APUSH chapter 9 ID

Protestant Episcopal Church
New name for the Anglican Church after it was disestablished and de- Anglicized in Virginia and elsewhere
Republican Motherhood
The idea that American women had a special responsibility to cultivate "civic virtue" in their children
Constitutional Convention
A type of special assembly, originally developed in Massachusetts, for drawing up a fundamental law that would be superior to ordinary law
Articles of Confederation
The first constitutional government of the United States
Old Northwest
The territory north of the Ohio and east of the Mississippi governed by the act of 1785-1787
In the new territories, six-mile by six-mile square areas consisting of thirty-six sections, one of which was set aside for public schools
the status of a western area under the Northwest Ordinance after it established an organized government but before it became a state
Shays' Rebellion
A failed revolt in 1786 by poor debtor farmers that raised fears of "mobocracy"
Large State Plan
the plan proposed by Virginia at the Constitutional Convention for a bicameral legislature with representation base on population. (Also known as the Virginia Plan.)
Small State Plan
the plan provided for equal representation in Congress. (Also known as the New Jersey Plan.)
Three fifths Compromise
the compromise between North and South that resulted in each slave being counted as 60 percent of a free person for purposes of representation
Bill of Rights
a list of guarantees that federalists promised to add to the Constitution in order to win ratification
Society of the Cincinnati
An exclusive order of military officers that aroused strong democratic opposition
Virginia Statute for Religious Freedom
Legislation passed by an alliance of Jefferson and the Baptists that disestablished the Anglican church
Articles of Confederation
Document of 1781, first written government of the US, that was put out of business by the Constitution
Northwest Ordinance of 1787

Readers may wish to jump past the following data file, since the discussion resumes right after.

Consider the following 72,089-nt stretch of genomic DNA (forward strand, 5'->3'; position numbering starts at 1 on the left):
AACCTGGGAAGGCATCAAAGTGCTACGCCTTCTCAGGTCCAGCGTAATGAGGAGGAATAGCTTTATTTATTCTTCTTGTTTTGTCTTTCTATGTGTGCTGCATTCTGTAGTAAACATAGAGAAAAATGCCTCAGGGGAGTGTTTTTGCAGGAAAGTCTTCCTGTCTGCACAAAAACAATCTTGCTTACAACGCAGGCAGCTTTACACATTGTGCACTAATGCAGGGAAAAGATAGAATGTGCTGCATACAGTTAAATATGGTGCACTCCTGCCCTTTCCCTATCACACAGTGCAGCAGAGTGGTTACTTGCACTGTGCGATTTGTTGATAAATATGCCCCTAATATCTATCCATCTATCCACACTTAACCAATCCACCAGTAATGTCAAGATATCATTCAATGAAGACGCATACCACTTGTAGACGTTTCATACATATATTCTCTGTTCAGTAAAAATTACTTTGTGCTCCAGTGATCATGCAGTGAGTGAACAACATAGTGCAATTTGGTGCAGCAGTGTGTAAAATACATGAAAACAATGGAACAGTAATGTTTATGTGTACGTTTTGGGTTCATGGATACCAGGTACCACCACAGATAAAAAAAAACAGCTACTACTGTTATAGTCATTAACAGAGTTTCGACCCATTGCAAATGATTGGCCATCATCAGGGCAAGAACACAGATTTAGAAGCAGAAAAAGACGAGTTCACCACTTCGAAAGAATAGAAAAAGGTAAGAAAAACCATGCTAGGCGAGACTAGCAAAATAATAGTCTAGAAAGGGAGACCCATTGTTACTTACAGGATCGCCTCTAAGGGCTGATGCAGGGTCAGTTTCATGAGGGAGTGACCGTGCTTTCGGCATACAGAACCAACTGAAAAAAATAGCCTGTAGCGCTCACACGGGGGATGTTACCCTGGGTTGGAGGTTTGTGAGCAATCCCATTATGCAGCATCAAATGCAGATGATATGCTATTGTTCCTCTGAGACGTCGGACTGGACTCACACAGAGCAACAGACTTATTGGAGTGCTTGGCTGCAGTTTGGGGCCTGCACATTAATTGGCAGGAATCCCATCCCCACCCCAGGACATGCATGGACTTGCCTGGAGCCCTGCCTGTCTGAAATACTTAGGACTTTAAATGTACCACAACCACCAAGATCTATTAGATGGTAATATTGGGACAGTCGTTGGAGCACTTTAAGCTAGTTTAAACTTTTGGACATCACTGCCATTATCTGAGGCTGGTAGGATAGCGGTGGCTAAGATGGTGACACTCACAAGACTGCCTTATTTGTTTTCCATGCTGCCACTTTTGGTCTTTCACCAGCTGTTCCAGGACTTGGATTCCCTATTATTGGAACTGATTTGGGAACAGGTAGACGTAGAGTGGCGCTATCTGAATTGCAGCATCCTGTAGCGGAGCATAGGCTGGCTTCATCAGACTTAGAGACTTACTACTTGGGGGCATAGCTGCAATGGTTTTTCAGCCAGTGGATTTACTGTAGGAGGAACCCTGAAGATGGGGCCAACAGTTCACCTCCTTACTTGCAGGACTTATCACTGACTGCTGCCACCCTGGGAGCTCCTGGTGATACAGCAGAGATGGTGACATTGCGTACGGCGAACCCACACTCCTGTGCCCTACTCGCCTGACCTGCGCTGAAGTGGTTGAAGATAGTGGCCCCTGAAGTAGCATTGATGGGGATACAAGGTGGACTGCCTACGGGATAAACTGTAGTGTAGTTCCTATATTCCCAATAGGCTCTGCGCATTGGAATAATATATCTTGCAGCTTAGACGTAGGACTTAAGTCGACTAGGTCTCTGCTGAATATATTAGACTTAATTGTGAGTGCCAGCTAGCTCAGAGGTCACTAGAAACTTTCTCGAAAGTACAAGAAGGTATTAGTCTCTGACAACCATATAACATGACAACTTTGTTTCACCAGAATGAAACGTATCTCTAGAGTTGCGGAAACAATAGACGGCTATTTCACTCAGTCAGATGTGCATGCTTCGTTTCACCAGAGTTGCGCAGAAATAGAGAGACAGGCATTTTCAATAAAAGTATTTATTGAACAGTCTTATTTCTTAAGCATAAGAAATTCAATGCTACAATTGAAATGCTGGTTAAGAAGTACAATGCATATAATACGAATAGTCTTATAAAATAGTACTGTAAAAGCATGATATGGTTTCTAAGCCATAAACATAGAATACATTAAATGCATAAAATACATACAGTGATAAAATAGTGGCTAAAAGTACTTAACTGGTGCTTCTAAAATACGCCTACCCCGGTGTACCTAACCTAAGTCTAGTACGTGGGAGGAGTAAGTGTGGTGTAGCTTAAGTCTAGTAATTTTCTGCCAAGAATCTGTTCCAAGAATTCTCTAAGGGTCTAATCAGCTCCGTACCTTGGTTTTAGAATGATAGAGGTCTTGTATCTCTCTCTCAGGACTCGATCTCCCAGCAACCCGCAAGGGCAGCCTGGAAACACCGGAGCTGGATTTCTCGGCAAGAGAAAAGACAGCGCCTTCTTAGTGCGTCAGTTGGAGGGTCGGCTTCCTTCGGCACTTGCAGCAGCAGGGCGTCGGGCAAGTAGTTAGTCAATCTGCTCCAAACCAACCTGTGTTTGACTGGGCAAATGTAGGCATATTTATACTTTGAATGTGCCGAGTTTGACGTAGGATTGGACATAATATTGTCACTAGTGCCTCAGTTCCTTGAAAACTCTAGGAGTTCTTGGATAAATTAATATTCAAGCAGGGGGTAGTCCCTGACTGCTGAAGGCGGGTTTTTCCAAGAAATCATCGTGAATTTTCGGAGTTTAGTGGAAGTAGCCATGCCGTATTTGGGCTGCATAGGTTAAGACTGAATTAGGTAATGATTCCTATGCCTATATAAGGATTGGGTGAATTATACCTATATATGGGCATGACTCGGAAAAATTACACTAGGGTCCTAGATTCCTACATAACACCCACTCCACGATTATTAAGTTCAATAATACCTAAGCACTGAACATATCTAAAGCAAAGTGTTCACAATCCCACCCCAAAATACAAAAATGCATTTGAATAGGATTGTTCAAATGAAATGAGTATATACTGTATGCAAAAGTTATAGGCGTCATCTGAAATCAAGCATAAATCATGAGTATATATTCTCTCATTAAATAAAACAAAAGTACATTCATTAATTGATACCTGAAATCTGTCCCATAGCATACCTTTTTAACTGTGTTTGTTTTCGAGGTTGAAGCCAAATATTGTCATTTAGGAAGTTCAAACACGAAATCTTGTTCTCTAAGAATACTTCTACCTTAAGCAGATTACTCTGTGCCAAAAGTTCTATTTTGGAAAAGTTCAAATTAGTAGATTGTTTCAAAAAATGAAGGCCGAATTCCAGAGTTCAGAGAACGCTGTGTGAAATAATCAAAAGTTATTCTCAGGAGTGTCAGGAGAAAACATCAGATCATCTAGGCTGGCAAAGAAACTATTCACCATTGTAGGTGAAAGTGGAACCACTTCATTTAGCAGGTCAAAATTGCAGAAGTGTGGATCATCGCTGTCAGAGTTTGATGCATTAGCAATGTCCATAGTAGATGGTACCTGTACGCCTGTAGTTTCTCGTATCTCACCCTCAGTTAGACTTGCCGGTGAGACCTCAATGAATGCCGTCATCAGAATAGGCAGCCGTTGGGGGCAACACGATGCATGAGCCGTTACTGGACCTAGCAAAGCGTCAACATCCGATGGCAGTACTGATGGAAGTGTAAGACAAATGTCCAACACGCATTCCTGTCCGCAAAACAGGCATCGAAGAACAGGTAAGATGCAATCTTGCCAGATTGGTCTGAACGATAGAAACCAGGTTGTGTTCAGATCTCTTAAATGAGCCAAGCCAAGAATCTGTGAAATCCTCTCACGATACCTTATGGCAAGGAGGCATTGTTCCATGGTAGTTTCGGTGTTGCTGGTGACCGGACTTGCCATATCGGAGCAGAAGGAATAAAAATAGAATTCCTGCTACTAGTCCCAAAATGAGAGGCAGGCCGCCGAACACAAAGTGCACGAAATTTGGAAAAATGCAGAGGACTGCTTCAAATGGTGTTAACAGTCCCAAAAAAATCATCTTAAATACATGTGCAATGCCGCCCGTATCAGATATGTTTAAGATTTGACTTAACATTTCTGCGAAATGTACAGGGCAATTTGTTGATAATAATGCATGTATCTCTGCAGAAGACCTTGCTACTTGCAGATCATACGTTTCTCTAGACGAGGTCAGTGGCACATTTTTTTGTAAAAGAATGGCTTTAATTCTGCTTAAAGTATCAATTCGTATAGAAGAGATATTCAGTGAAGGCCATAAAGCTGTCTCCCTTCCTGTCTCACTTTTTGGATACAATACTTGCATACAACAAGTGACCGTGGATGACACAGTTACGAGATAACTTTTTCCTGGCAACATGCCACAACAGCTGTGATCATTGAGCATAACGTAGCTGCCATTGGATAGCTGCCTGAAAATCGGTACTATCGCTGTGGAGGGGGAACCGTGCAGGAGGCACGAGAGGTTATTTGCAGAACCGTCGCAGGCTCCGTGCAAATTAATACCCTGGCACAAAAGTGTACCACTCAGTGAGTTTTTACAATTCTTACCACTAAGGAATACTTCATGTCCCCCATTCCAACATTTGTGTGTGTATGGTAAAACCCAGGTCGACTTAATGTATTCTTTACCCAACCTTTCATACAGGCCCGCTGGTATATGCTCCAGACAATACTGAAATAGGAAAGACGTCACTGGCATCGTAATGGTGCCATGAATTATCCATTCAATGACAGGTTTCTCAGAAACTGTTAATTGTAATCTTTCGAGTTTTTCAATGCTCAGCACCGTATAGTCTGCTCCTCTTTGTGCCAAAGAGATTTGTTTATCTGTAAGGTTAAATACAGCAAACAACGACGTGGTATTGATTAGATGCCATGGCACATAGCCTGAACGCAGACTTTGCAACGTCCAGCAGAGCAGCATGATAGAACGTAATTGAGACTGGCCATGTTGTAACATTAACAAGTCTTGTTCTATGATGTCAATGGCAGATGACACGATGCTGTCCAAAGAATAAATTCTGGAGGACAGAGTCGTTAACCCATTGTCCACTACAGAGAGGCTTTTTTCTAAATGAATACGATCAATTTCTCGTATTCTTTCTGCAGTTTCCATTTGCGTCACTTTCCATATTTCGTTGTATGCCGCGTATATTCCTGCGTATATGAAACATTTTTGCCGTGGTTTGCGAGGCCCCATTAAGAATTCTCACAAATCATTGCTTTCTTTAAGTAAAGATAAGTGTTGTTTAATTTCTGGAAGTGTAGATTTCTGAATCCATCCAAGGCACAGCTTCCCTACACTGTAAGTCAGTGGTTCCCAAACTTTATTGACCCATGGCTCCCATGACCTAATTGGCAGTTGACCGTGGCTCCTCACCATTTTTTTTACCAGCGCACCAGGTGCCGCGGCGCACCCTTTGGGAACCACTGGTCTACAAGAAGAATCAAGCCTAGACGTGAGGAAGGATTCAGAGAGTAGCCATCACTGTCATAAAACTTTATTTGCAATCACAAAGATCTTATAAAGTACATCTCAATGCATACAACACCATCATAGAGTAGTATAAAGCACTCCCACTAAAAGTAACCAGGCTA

Created for the Northwest Territory , legislation that provided for the orderly transformation of western territories into states.
Benjamin Franklin
Elder statesman who lent his prestige to the Constitutional Convention and promoted the "Great Compromise"
Daniel Shays
A Revolutionary war veteran who led poor farmers in a revolt that failed but had far-reaching consequences
George Washington
Unanimously elected chairman of the secret convention of "demi gods" = Constitutional Convention
James Madison
"The father of the Constitution" and author of Federalist No. 10
Wealthy conservatives devoted to republicanism who engineered a nonviolent political transformation
Group that failed to block the central government they feared but did force the promise of a bill of rights
Patrick Henry
Virginia antifederalist leader who thought the Constitution spelled the end of liberty and equality
Alexander Hamilton
Young New Yorker who argued eloquently for the Constitution even though he favored an even stronger central government
John Jay
Frustrated foreign affairs secretary under the Articles; one of the three authors of The Federalist
First of key states where federalists won by a narrow margin over the opposition of antifederalist Sam Adams
New York
The only state to allow a direct vote on the Constitution